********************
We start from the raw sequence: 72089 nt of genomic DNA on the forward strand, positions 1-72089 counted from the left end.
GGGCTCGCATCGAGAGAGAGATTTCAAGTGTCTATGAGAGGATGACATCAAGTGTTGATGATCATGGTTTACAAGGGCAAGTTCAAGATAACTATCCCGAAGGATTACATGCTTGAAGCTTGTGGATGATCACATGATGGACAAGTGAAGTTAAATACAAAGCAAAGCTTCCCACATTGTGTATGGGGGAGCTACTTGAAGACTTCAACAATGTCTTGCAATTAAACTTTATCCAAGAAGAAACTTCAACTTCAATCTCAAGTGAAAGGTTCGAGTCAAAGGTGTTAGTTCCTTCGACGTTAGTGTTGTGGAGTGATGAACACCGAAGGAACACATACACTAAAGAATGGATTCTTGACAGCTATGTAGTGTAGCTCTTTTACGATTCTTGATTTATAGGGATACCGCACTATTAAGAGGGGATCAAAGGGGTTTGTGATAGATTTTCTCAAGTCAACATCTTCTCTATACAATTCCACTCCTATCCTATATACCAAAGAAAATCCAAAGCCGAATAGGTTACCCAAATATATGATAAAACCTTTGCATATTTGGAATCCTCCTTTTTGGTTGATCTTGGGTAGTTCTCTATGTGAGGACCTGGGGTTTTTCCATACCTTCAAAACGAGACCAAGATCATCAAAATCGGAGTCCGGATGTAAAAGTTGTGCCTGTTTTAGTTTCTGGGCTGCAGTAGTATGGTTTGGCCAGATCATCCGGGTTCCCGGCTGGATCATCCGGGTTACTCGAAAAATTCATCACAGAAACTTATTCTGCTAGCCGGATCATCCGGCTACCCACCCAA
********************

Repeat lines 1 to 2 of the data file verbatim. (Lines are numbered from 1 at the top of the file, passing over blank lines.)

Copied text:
We start from the raw sequence: 72089 nt of genomic DNA on the forward strand, positions 1-72089 counted from the left end.
GGGCTCGCATCGAGAGAGAGATTTCAAGTGTCTATGAGAGGATGACATCAAGTGTTGATGATCATGGTTTACAAGGGCAAGTTCAAGATAACTATCCCGAAGGATTACATGCTTGAAGCTTGTGGATGATCACATGATGGACAAGTGAAGTTAAATACAAAGCAAAGCTTCCCACATTGTGTATGGGGGAGCTACTTGAAGACTTCAACAATGTCTTGCAATTAAACTTTATCCAAGAAGAAACTTCAACTTCAATCTCAAGTGAAAGGTTCGAGTCAAAGGTGTTAGTTCCTTCGACGTTAGTGTTGTGGAGTGATGAACACCGAAGGAACACATACACTAAAGAATGGATTCTTGACAGCTATGTAGTGTAGCTCTTTTACGATTCTTGATTTATAGGGATACCGCACTATTAAGAGGGGATCAAAGGGGTTTGTGATAGATTTTCTCAAGTCAACATCTTCTCTATACAATTCCACTCCTATCCTATATACCAAAGAAAATCCAAAGCCGAATAGGTTACCCAAATATATGATAAAACCTTTGCATATTTGGAATCCTCCTTTTTGGTTGATCTTGGGTAGTTCTCTATGTGAGGACCTGGGGTTTTTCCATACCTTCAAAACGAGACCAAGATCATCAAAATCGGAGTCCGGATGTAAAAGTTGTGCCTGTTTTAGTTTCTGGGCTGCAGTAGTATGGTTTGGCCAGATCATCCGGGTTCCCGGCTGGATCATCCGGGTTACTCGAAAAATTCATCACAGAAACTTATTCTGCTAGCCGGATCATCCGGCTACCCACCCAA